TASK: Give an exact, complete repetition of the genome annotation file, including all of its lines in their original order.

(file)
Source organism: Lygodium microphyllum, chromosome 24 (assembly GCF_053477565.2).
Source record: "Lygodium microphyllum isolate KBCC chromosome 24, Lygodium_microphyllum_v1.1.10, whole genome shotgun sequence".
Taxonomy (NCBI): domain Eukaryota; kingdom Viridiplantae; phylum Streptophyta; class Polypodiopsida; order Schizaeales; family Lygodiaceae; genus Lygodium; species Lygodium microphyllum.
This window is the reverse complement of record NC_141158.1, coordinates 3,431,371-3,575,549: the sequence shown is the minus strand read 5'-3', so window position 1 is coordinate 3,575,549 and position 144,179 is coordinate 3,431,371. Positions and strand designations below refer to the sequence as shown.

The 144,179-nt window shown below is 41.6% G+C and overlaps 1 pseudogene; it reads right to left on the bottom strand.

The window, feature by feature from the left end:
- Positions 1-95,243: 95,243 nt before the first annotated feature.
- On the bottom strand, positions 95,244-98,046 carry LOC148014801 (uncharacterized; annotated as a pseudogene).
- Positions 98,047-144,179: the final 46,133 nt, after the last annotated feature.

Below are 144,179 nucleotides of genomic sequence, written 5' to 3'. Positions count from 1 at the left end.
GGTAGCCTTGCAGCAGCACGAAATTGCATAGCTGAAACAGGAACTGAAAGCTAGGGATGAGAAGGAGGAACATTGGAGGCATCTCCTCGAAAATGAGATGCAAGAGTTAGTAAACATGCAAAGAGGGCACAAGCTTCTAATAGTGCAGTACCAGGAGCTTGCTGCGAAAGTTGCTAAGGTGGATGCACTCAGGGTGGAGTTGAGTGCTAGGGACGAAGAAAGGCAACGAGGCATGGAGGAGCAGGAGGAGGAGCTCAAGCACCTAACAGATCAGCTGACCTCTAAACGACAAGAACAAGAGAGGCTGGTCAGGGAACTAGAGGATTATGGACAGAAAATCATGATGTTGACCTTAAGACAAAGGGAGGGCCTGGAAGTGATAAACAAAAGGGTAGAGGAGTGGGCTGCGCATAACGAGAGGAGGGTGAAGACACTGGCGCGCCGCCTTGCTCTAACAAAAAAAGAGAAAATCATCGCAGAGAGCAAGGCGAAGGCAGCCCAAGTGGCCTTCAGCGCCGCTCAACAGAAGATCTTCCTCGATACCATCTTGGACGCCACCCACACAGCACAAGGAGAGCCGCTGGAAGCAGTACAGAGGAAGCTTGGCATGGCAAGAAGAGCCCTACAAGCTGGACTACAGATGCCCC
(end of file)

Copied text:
Source organism: Lygodium microphyllum, chromosome 24 (assembly GCF_053477565.2).
Source record: "Lygodium microphyllum isolate KBCC chromosome 24, Lygodium_microphyllum_v1.1.10, whole genome shotgun sequence".
Taxonomy (NCBI): domain Eukaryota; kingdom Viridiplantae; phylum Streptophyta; class Polypodiopsida; order Schizaeales; family Lygodiaceae; genus Lygodium; species Lygodium microphyllum.
This window is the reverse complement of record NC_141158.1, coordinates 3,431,371-3,575,549: the sequence shown is the minus strand read 5'-3', so window position 1 is coordinate 3,575,549 and position 144,179 is coordinate 3,431,371. Positions and strand designations below refer to the sequence as shown.

The 144,179-nt window shown below is 41.6% G+C and overlaps 1 pseudogene; it reads right to left on the bottom strand.

The window, feature by feature from the left end:
- Positions 1-95,243: 95,243 nt before the first annotated feature.
- On the bottom strand, positions 95,244-98,046 carry LOC148014801 (uncharacterized; annotated as a pseudogene).
- Positions 98,047-144,179: the final 46,133 nt, after the last annotated feature.

Below are 144,179 nucleotides of genomic sequence, written 5' to 3'. Positions count from 1 at the left end.
GGTAGCCTTGCAGCAGCACGAAATTGCATAGCTGAAACAGGAACTGAAAGCTAGGGATGAGAAGGAGGAACATTGGAGGCATCTCCTCGAAAATGAGATGCAAGAGTTAGTAAACATGCAAAGAGGGCACAAGCTTCTAATAGTGCAGTACCAGGAGCTTGCTGCGAAAGTTGCTAAGGTGGATGCACTCAGGGTGGAGTTGAGTGCTAGGGACGAAGAAAGGCAACGAGGCATGGAGGAGCAGGAGGAGGAGCTCAAGCACCTAACAGATCAGCTGACCTCTAAACGACAAGAACAAGAGAGGCTGGTCAGGGAACTAGAGGATTATGGACAGAAAATCATGATGTTGACCTTAAGACAAAGGGAGGGCCTGGAAGTGATAAACAAAAGGGTAGAGGAGTGGGCTGCGCATAACGAGAGGAGGGTGAAGACACTGGCGCGCCGCCTTGCTCTAACAAAAAAAGAGAAAATCATCGCAGAGAGCAAGGCGAAGGCAGCCCAAGTGGCCTTCAGCGCCGCTCAACAGAAGATCTTCCTCGATACCATCTTGGACGCCACCCACACAGCACAAGGAGAGCCGCTGGAAGCAGTACAGAGGAAGCTTGGCATGGCAAGAAGAGCCCTACAAGCTGGACTACAGATGCCCC